North Queensland Sets The Benchmark For Wastewater Management
Algae in a whole new light!
Locally developed technology is set to rewrite north Queensland's aquaculture and agriculture industries, while protecting the Great Barrier Reef.
With high levels of nitrogen and phosphorous being discharged into rivers and ocean waters from aquaculture and municipal wastewater facilities, a radical new process uses sunlight to convert nutrients found in seaweed, into plant juice replacing conventional fertilisers.
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Developed alongside leading scientists at James Cook University, RegenAqua uses native green macro-algae to break down water pollution.
Working closely with councils to create cleaner water solutions, Pacific Biotechnologies Pty Limited (PacBio) have delivered a pilot trial of the RegenAqua system in establishing a $8.8m facility at Burdekin Wastewater Treatment Plants delivering effective, low cost, and scalable solutions for local councils.
Townsville Enterprise CEO Claudia Brumme-Smith said the project was a win-win.
“It ticks all the boxes for governments as a real solution to achieve greater sustainability of our precious natural assets, but with an economic development lens that can be commercialised into a nation-building project to positively benefit all Australians,” she said.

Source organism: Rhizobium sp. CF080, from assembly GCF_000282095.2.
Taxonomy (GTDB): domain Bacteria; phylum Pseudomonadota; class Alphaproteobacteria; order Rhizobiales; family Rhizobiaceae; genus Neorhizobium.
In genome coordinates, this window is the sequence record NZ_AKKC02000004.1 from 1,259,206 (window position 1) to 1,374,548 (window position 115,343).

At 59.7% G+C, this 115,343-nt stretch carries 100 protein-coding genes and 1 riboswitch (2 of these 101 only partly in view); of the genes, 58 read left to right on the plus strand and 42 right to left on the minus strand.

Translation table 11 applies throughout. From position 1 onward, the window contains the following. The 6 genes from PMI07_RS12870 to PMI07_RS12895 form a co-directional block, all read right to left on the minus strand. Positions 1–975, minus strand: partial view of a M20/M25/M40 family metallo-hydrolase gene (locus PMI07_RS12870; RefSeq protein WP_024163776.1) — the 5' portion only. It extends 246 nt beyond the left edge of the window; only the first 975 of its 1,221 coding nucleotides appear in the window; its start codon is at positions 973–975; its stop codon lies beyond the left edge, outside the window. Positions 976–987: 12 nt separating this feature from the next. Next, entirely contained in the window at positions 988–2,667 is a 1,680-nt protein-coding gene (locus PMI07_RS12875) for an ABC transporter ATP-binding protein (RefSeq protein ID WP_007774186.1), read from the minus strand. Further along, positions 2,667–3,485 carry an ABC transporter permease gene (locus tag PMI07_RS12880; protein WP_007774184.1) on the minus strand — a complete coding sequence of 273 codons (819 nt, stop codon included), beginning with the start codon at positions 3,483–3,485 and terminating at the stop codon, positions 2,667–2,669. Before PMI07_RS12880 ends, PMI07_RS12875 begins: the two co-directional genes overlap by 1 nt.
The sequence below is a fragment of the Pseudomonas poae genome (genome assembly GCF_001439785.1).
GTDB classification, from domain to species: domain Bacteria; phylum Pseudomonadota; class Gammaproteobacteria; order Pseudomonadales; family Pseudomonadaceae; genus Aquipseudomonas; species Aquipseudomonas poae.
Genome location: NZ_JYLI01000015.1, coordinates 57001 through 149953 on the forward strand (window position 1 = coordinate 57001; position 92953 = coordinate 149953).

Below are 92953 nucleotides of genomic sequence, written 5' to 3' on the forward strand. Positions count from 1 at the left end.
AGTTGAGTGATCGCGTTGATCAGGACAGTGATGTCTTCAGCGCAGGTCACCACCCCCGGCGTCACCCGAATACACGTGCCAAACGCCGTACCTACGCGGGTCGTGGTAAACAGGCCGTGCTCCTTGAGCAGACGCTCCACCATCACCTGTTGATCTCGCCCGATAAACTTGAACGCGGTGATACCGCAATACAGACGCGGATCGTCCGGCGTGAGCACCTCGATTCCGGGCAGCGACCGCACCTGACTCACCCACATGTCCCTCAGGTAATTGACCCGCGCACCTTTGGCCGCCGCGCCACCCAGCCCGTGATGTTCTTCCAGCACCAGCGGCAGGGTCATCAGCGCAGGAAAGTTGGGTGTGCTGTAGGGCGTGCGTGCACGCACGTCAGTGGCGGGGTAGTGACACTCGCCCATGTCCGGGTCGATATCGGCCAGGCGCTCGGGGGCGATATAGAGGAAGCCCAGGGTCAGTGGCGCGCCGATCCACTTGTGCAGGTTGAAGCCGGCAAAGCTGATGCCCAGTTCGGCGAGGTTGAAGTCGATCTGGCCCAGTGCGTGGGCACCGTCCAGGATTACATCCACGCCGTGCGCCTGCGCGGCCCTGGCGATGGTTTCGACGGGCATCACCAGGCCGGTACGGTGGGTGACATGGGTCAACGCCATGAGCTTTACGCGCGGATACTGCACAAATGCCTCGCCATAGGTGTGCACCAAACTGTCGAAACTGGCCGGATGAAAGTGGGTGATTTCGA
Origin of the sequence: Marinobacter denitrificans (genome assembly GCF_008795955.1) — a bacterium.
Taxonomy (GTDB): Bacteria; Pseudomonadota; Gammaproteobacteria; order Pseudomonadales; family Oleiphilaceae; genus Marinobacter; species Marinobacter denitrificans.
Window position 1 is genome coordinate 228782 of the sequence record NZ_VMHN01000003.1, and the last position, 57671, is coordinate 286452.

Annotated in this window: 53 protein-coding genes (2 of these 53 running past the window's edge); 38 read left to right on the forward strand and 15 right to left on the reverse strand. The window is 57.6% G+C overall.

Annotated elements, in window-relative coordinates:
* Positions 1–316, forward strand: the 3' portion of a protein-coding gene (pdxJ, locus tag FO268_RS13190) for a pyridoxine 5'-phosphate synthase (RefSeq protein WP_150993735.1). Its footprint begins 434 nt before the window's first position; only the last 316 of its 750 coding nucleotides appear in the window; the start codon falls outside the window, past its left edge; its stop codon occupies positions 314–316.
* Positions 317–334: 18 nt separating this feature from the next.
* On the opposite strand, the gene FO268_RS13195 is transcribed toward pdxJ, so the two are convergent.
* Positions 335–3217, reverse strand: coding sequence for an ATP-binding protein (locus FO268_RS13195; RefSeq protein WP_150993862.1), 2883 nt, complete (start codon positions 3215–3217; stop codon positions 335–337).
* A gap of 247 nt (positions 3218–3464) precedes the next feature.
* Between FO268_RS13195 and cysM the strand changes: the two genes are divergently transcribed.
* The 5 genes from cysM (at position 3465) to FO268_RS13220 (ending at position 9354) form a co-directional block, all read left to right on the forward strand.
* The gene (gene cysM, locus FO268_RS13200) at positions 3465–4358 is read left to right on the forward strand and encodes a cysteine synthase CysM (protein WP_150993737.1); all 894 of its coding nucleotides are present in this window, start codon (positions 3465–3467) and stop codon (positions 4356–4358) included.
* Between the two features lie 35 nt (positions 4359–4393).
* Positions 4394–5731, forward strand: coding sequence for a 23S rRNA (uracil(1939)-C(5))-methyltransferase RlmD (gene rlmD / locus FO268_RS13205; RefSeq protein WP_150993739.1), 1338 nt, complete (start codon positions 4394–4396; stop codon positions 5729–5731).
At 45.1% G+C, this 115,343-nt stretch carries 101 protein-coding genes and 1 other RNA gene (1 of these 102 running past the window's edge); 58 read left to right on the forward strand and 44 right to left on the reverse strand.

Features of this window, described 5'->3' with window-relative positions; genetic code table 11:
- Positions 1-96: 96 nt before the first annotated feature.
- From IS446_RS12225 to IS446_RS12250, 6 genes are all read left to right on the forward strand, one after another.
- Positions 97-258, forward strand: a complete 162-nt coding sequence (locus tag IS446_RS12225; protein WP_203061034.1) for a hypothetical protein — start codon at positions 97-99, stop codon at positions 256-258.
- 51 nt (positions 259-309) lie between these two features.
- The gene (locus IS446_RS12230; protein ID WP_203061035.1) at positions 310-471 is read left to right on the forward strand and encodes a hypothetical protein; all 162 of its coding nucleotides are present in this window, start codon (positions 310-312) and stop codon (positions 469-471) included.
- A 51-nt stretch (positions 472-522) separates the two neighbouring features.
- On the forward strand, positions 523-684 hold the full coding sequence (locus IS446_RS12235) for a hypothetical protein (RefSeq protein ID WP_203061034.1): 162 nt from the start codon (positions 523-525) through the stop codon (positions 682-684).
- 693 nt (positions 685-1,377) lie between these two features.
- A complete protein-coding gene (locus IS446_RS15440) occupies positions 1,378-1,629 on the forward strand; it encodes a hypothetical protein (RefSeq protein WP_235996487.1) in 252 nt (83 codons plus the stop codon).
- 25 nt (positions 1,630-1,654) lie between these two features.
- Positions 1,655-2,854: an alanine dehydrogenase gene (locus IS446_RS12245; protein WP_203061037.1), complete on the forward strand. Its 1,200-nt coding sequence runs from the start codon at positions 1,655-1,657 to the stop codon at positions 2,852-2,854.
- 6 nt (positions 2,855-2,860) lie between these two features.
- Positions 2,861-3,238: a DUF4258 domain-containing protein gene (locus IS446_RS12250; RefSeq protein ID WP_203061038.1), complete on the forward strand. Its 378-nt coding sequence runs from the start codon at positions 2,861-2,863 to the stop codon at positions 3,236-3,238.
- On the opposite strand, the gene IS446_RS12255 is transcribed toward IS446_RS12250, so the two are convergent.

The new tech promises to not only protect the Great Barrier Reef, but also support local jobs, with economic growth opportunities exporting to other nations.
The program will first however, be extended across North Queensland Local Government Areas, followed by the remaining 17 Queensland LGAs in the reef catchment area.
The project will see the creation of 100 jobs during construction and 70 employment opportunities once the systems are operational.
Burdekin Shire Council Mayor Lyn McLaughlin said the pilot’s success had paved the way for a full-scale demonstration.
“The small-scale Macro-Algal Bioremediation Facility at the Ayr/Brandon Wastewater Treatment Plant has been operating for eight months and in that time, has demonstrated the potential to significantly reduce harmful nutrients, including other elements like aluminum and heavy metals, in the effluent treated,” Cr McLaughlin said.
“A full-scale demonstration represents not only a world-first that could revolutionise the treatment of effluent to ensure less environmental impact but offer an alternative treatment option which is significantly cheaper to construct, operate and maintain while just as effective in removal of targeted nutrients.
- Cr Lyn McLaughlin
For more information on RegenAqua and how it limits devastating impacts to the environment click here.
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